It’s easy to see where Fisk could have been a hero, or even just a normal guy, but his drive and determination overpower his moral compass and you end up with a monster. I think there is something so fun to explore in there. In the same way we can look for parts of ourselves in Daredevil or Spidey or Cap, we can see pieces of who we are in Fisk too. He is the reverse of the coin and there is something beautiful in that.

Fisk may be known by the moniker of the Kingpin, but that’s not a title he currently holds. How do you think that’s affected him and the way he views himself? Is he more or less dangerous now that he’s not at the top of the NYC underworld?

Wilson Fisk is a man who is always determined to be on top. He isn’t going to let anyone get in his way if he’s knocked down a peg or two. And when he’s at the bottom of the pecking order? Everyone is at risk. The Kingpin you meet in our book is crafty and driven in a way he hasn’t had to be in a while. And when the right opportunity comes along, he will take it for sure, consequences be damned.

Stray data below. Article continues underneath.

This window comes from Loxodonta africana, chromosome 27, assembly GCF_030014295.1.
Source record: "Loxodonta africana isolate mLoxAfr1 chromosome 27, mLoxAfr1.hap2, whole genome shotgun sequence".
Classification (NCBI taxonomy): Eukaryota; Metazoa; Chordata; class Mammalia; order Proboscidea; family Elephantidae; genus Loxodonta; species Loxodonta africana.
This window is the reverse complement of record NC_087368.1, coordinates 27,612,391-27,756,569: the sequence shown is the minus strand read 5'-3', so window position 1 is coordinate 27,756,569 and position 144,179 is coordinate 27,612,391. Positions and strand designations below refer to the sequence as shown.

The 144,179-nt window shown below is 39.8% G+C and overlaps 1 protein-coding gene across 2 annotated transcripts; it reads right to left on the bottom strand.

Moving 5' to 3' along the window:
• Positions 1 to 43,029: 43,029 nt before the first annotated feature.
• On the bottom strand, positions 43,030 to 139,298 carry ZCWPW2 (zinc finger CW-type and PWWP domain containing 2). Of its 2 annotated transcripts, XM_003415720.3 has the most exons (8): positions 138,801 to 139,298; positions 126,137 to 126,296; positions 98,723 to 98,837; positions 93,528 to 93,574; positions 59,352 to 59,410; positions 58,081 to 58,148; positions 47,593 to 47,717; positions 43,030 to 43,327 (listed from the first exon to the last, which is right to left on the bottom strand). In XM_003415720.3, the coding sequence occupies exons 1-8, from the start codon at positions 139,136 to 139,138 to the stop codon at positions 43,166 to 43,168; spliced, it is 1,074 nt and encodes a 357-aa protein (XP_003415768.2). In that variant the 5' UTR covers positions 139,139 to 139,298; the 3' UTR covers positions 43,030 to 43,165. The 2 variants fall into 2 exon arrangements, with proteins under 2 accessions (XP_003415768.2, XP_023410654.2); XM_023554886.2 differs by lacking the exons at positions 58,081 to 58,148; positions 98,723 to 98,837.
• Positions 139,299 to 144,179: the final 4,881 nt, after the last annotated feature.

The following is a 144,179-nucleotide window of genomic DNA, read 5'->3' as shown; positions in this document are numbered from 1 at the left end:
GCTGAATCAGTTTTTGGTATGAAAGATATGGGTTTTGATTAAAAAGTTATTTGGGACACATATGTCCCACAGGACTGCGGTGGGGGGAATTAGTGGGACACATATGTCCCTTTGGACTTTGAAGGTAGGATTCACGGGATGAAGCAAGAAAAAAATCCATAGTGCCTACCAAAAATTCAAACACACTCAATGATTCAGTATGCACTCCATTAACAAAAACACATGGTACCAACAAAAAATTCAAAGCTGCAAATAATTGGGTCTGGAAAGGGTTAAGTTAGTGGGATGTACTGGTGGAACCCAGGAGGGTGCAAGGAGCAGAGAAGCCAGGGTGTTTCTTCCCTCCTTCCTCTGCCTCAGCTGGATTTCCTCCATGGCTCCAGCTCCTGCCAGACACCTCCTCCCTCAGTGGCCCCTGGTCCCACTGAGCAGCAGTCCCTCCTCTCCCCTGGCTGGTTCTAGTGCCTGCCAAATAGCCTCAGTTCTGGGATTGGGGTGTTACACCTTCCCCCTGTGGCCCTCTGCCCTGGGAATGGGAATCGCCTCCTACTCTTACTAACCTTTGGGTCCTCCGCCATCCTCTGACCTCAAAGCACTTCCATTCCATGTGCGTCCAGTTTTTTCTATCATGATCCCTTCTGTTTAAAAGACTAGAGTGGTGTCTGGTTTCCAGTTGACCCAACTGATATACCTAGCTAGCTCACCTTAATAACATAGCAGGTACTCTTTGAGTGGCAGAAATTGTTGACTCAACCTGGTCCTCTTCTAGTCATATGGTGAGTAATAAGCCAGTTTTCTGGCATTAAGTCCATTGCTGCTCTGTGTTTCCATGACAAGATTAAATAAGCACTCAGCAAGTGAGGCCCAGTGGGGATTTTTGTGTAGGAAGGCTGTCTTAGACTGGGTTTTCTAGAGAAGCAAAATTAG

I imagine to successfully exploit the opportunity that arises Fisk will need a network of capable and loyal associates. Does he have such a network when your story begins? Are you playing solely with established supporting characters, or are you introducing some new characters as well?

Trust is going to be a big theme in this book. Finding the right people to be by your side when you’re a man like Fisk is a hard proposition when you’re on top of the world. When you’re at the bottom fighting your way back up, it becomes almost impossible. We will definitely see some familiar faces hanging around, but some of the people closest to him, the people he needs the most, will be new.

What can you tell us about the inciting incident of your story? What draws Fisk into your larger narrative?

He sees an opportunity to get back on top. For a man like Fisk, that’s all it really takes. When he sees that window of opportunity, he will always go for it — and people will get hurt.